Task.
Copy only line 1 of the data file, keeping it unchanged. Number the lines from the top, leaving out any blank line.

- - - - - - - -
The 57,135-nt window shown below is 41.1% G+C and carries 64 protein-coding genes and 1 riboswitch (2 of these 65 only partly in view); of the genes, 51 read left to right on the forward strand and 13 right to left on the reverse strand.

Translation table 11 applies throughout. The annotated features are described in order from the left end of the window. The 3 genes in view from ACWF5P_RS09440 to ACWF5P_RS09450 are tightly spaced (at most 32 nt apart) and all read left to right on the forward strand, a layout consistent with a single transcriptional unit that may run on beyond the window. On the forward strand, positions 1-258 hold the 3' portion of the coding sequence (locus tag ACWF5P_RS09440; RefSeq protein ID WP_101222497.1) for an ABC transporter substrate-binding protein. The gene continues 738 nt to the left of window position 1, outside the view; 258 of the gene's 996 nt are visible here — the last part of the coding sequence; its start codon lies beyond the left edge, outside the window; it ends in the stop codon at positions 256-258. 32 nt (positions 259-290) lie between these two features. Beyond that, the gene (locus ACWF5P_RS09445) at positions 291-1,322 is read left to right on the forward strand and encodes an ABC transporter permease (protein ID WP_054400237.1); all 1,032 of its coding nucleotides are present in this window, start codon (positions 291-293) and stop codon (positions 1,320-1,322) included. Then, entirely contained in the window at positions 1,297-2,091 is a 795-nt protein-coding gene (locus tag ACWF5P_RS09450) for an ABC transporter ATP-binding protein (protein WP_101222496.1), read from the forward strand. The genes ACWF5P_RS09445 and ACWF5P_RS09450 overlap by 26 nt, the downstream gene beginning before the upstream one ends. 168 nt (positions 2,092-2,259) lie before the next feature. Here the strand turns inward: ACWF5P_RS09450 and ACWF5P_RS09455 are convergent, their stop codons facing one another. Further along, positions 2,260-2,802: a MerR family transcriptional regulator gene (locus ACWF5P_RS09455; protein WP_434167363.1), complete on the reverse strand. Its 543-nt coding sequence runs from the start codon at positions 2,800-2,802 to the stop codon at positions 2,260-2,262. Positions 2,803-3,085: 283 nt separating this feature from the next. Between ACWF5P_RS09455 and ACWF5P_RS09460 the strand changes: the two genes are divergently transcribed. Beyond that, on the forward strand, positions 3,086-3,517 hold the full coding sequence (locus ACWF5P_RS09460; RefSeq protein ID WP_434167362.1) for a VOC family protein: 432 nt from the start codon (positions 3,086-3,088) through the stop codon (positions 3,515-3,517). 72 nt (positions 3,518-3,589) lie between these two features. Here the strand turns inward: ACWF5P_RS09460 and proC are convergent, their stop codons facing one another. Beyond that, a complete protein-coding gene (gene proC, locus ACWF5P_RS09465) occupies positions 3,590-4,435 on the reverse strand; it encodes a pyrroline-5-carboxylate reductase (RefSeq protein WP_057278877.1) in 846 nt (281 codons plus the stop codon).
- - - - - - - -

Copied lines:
The 57,135-nt window shown below is 41.1% G+C and carries 64 protein-coding genes and 1 riboswitch (2 of these 65 only partly in view); of the genes, 51 read left to right on the forward strand and 13 right to left on the reverse strand.